In running their practices, Associates interact both with the Community of IIB Associates and with the external marketplace. Associates need to engage the marketplace to find new clients. To do this, they need to have a brand and a value proposition when soliciting prospects that allows the Associate to turn those prospects into clients. Once a client has been secured, the Associate must be able to support and provide for their needs and make an on-going positive impact on that client's business and personal future. Underlying the Institute's approach to marketing and client support is a concept which the IIB refers to as the Generalist/Specialist Model. Simply put, this concept identifies two roles that each associate can (and should) play. To the marketplace and to clients, the associate is a Generalist. To fellow Associates and to the clients of fellow Associates, the Associate is a Specialist. This duality of roles allows an Associate to both attract and then sustain client relationships as one persona, the Generalist Lead Associate, and at the same time, be available to support other Associates, client needs and relationships using another persona, the Specialist Associate. The GSM also provides the opportunity for each Associate to generate two income streams, one from their own base of clients and one from work supporting the clients of fellow Associates.
What is meant by a "Generalist"
The role of a "Generalist" is to establish a long-term trusted advisor relationship with a client business decision maker. This relationship is based on both a business and personal basis. A good Generalist should possess the following characteristics.
In essence, the professional business generalist is a mentor, advisor, and facilitator. The generalist does not perform detail, specialist- oriented tasks, but is able (if needed) to secure and direct resources to perform any required specialist tasks.
Developing the Generalist/Specialist Model (GSM)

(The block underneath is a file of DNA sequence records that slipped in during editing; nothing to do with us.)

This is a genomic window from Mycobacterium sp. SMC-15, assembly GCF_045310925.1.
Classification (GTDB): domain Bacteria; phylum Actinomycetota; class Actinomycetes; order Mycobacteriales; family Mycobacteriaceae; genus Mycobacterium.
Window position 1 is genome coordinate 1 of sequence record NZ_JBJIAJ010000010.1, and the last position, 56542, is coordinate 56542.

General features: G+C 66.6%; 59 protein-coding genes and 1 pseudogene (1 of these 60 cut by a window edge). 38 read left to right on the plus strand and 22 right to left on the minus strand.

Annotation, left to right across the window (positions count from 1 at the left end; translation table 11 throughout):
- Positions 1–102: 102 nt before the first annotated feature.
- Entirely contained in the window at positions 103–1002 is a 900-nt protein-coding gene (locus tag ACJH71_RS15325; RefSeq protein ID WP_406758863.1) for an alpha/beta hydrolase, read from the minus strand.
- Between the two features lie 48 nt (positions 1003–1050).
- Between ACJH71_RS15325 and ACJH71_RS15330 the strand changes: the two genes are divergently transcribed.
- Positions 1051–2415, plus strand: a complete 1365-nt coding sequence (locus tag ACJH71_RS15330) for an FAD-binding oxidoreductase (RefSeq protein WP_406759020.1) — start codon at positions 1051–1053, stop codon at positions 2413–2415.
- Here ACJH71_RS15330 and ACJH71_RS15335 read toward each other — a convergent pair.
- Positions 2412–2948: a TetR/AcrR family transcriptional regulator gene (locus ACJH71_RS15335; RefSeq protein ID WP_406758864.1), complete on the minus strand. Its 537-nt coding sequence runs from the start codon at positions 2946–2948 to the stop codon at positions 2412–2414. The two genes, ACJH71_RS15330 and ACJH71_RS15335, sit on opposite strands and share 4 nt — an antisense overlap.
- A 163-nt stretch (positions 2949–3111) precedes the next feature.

The IIB Methodology utilizes both Generalists and Specialists. Individual Associates can play either role, or both roles. The methodology begins with marketing, then finding clients who wish to have the benefits of the Business Support Program (BSP) - designed by the IIB to facilitate the GSM. When an Associate is facing the marketplace, he/she presents as a generalist. The value proposition presented to prospects is a long-term BSP relationship. However, what makes this "Generalist" advisory proposition unique and extremely valuable is that the generalist can bring to the client the "Specialist" skills of any of the thousands of his fellow Associates. Once a client is secured, the Associate who "owns" the client fills the role of the Generalist advisor, and stays in that role. When detailed, project oriented work is required, the "Generalist" turns toward his fellow Associates to perform those tasks as Specialists.
As a result, Associates act as "Generalists" when interacting with their own clients and "Specialists" when supporting other Associates' clients. This raises the question of fee splitting. Since Associates run their own independent practices, they are free to negotiate any fee splitting arrangements with each other as they see fit. However, it should be noted that whatever arrangements are made should be documented and contractual
Building a Virtual Consultancy Practice
Since the "Generalist" takes the position of a long-term advisor, not as a detail oriented, project specialist, in conducting the BSP it is important to immediately identify other Associates who can perform specialist tasks for the client and to be aware of how those Specialists operate and how they would expect to be compensated. There are a limited number of issues which most small businesses face, e.g. funding, cash flow management, improving sales, dealing with employee issues, expanding the business, exit planning, etc. The Generalist identifies these key issues and, having already established a relationship with Associates who can fill the various specialist roles is able to satisfy the client with immediate solutions. Note that the Generalist does this before there is a specific client need in any area. Along with building the client's business, the Generalist builds around him/her a virtual team of Specialists who can support any client need.
Marketing Specialist Skills to Fellow Associates
So Associates have two markets they deal with. To the external market of independent business owners they market themselves as Generalists. To the internal market of fellow Associates, they market themselves as Specialists. The final point to made on the GSM is that Associates that intend to present themselves to fellow Associates as a Specialist, must actively market themselves, not just assume that an Associate acting in the generalist role will somehow find them. They should make sure their profile on the IIB database of Associates clearly defines their skills, that they prepare a value proposition of what they can do as a specialist for fellow Associates' clients, and they use all the mechanisms provided for the Associates, e.g. mass and personal email, forums, workshops, etc. to present their value proposition to the Community of Associates.